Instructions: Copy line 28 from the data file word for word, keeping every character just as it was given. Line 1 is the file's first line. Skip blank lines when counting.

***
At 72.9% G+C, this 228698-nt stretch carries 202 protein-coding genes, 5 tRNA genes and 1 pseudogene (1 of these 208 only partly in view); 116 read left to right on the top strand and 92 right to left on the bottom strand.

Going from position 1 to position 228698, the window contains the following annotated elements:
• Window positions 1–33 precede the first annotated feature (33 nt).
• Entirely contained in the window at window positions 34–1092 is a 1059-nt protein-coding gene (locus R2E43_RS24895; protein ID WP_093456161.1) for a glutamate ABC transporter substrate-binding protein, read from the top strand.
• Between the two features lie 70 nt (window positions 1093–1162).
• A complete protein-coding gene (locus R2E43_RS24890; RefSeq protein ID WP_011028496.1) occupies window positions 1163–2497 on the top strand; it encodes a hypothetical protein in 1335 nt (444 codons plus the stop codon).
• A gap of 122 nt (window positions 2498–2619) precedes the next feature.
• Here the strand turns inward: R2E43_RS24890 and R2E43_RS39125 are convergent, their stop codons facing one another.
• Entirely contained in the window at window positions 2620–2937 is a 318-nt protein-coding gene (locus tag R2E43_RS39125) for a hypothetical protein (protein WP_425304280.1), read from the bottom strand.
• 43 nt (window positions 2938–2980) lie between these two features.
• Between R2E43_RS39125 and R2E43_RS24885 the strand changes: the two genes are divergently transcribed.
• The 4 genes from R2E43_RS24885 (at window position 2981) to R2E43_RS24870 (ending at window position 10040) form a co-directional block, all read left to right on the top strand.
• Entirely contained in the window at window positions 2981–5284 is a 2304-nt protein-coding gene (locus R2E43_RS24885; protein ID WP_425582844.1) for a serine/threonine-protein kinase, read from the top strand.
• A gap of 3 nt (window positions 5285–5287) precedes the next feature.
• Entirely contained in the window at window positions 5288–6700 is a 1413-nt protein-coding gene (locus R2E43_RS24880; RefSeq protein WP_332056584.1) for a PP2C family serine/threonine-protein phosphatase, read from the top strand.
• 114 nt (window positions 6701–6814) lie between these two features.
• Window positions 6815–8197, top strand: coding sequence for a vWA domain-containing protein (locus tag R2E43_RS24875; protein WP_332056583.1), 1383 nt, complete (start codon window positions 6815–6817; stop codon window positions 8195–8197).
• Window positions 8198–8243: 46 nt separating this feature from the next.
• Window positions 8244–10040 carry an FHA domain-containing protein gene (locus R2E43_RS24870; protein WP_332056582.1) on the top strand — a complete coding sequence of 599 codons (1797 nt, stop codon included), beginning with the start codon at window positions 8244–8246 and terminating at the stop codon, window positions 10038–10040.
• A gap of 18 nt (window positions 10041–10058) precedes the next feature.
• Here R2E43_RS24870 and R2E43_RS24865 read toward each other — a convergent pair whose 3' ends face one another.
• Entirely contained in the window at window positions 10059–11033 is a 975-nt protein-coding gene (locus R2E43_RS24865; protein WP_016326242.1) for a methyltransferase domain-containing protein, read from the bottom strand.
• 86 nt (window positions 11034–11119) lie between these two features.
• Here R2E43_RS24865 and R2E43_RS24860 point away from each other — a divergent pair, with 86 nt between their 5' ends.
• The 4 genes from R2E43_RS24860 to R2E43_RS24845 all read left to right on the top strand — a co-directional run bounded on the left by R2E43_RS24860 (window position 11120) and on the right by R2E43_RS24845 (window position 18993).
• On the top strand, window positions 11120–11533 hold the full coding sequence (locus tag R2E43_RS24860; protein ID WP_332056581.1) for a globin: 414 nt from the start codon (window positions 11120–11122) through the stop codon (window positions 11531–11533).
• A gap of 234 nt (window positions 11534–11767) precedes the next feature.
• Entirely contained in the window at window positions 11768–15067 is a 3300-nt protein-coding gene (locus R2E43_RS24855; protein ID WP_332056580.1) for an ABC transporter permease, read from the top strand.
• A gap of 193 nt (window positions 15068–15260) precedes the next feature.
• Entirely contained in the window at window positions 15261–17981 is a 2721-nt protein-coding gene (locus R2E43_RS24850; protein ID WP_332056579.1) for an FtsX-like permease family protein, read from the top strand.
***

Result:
• Entirely contained in the window at window positions 11768–15067 is a 3300-nt protein-coding gene (locus R2E43_RS24855; protein ID WP_332056580.1) for an ABC transporter permease, read from the top strand.